Emergency Preparedness

Increasingly, parishes will be challenged to meet emergency situations of adverse weather, power outages and other unexpected events that will affect their ability to function effectively. It’s prudent for parishes to develop emergency preparedness plans that outline appropriate and reasonable means by which to meet the challenge of an emergency situation, whatever that emergency may be. The following resources are meant to assist parishes in preparing an emergency plan.

Principles of Emergency Planning

The plan should identify potential minor and major disruptions. For example, some parishes are vulnerable to flooding, while others are located in areas prone to severe windstorms that may knock out power systems. Once you’ve identified potential threats, the Emergency Preparedness Plan would outline appropriate response protocols.

All emergency plans are build around the following four functions:

  • Mitigation/prevention: Mitigation is key to preparedness. It involves planning how to avoid unnecessary risks. This includes assessing possible risks to people and property and planning what steps are needed to minimize the effects of a disaster, or what type of insurance is needed to protect against the effects of a disaster. Prevention includes undertaking those actions that prevent or mitigate human hazard, primarily from potential natural disasters or emergency situations. Preventive measures are designed to minimize the risk of loss of life and injury. Prevention actions may include evacuation plans (as in the case of flooding), warning systems, environmental planning and design.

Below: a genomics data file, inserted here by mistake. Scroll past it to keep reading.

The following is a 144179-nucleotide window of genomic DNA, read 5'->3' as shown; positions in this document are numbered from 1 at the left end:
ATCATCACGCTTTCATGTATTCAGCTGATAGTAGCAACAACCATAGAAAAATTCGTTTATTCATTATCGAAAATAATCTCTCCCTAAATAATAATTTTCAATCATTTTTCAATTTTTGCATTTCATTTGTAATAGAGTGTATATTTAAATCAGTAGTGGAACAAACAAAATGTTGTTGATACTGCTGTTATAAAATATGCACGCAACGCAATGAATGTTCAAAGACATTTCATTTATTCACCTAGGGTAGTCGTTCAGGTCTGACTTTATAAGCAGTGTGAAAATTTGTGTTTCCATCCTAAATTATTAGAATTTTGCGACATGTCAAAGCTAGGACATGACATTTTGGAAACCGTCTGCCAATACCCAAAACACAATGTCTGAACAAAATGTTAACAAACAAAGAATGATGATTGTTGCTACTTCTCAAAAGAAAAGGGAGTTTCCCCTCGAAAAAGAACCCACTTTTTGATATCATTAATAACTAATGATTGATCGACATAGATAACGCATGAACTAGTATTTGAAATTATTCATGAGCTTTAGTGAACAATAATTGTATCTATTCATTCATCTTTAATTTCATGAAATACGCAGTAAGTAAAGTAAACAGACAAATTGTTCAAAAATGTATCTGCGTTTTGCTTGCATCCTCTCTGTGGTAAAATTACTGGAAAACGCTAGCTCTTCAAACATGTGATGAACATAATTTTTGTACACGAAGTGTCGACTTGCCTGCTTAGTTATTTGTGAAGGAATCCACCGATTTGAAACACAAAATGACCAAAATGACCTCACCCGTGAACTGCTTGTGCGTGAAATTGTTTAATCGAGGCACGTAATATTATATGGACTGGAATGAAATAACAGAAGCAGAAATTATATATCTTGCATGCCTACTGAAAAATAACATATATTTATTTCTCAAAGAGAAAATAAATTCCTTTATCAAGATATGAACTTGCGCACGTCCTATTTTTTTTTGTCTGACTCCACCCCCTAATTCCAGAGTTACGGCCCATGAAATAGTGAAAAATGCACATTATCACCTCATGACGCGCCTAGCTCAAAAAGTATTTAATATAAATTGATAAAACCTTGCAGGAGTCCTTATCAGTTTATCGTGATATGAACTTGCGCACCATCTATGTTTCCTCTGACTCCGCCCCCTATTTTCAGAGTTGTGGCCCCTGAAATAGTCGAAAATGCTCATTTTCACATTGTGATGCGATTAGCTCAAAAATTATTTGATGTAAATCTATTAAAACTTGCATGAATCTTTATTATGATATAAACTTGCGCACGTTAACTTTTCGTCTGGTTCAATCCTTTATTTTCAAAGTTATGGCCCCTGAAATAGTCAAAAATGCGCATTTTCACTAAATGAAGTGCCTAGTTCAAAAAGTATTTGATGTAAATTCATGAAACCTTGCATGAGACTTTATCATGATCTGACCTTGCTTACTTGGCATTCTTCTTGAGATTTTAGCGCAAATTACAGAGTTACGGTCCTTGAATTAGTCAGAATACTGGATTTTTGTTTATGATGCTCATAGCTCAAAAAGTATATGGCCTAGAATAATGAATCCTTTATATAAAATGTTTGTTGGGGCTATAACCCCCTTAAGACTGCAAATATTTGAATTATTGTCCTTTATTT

• Preparedness: Preparedness focuses on preparing equipment and procedures for use when a emergency occurs. Preparedness measures can take many forms, including constructing shelters, implementing emergency communication systems, installing warning devices, creating back-up life-line services (e.g., power, water, sewage) and rehearsing evacuation plans. Preparedness means planning for as many different types of events as possible. Most importantly, it means having equipment and resources safely stored and maintained, readily available for all emergencies. The preparation of a survival kit such as a “72-hour kit” is often advocated by authorities.
  • Response: The focus of an emergency response is fulfilling the basic humanitarian needs of the affected population. For some parishes, this may involve opening church buildings to function as emergency shelters. For others, a response might involve providing disaster assistance to local emergency response organizations such as fire or health care response teams. Response plans must not exceed the capacity of the parish; they need to be practical and achievable.
  • Recovery: The recovery phase starts after the immediate threat to human life has subsided and the emergency is declared over. The immediate goal of the recovery phase is to bring the affected area back to normalcy as quickly as possible. Recovery plans are unique to each parish and may take several months or years to complete, depending on the scope of the emergency.

Once the potential or anticipated emergency scenarios are identified, emergency planning protocols should include the following components: 

Emergency Preparedness Response Team

Identify individuals who will make up your emergency Response Team. Choose people with identified positions in the parish, and people who have specific skill sets. Be clear about who takes the lead in an emergency and who begins the process of enacting your plan. (Identify the primary contact as well as the secondary contacts.) For each member of the Response Team, outline their specific responsibilities.

Communications Plan